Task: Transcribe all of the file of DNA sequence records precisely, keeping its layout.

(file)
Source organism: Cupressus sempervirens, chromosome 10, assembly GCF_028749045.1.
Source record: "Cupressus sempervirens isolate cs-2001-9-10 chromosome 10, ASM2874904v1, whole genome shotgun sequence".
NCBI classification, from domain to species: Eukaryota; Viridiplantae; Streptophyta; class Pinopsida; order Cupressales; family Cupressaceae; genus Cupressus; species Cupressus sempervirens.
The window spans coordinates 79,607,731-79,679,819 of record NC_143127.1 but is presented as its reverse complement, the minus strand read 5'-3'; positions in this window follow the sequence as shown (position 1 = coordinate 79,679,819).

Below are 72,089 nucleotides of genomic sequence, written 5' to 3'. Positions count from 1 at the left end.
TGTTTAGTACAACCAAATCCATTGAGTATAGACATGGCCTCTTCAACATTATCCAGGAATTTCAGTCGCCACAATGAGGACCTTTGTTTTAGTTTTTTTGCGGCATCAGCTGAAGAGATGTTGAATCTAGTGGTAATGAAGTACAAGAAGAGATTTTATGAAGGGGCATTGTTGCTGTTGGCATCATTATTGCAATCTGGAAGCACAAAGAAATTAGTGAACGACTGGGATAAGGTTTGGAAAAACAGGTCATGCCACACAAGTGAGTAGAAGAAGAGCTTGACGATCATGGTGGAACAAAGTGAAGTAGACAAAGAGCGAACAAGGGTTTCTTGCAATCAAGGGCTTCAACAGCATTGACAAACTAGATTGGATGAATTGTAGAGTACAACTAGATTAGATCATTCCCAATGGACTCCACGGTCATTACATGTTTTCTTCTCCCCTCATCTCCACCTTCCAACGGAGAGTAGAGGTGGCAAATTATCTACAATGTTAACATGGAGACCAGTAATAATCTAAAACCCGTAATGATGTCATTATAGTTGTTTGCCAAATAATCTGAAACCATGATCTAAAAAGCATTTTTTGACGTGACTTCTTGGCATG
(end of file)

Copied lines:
Source organism: Cupressus sempervirens, chromosome 10, assembly GCF_028749045.1.
Source record: "Cupressus sempervirens isolate cs-2001-9-10 chromosome 10, ASM2874904v1, whole genome shotgun sequence".
NCBI classification, from domain to species: Eukaryota; Viridiplantae; Streptophyta; class Pinopsida; order Cupressales; family Cupressaceae; genus Cupressus; species Cupressus sempervirens.
The window spans coordinates 79,607,731-79,679,819 of record NC_143127.1 but is presented as its reverse complement, the minus strand read 5'-3'; positions in this window follow the sequence as shown (position 1 = coordinate 79,679,819).

Below are 72,089 nucleotides of genomic sequence, written 5' to 3'. Positions count from 1 at the left end.
TGTTTAGTACAACCAAATCCATTGAGTATAGACATGGCCTCTTCAACATTATCCAGGAATTTCAGTCGCCACAATGAGGACCTTTGTTTTAGTTTTTTTGCGGCATCAGCTGAAGAGATGTTGAATCTAGTGGTAATGAAGTACAAGAAGAGATTTTATGAAGGGGCATTGTTGCTGTTGGCATCATTATTGCAATCTGGAAGCACAAAGAAATTAGTGAACGACTGGGATAAGGTTTGGAAAAACAGGTCATGCCACACAAGTGAGTAGAAGAAGAGCTTGACGATCATGGTGGAACAAAGTGAAGTAGACAAAGAGCGAACAAGGGTTTCTTGCAATCAAGGGCTTCAACAGCATTGACAAACTAGATTGGATGAATTGTAGAGTACAACTAGATTAGATCATTCCCAATGGACTCCACGGTCATTACATGTTTTCTTCTCCCCTCATCTCCACCTTCCAACGGAGAGTAGAGGTGGCAAATTATCTACAATGTTAACATGGAGACCAGTAATAATCTAAAACCCGTAATGATGTCATTATAGTTGTTTGCCAAATAATCTGAAACCATGATCTAAAAAGCATTTTTTGACGTGACTTCTTGGCATG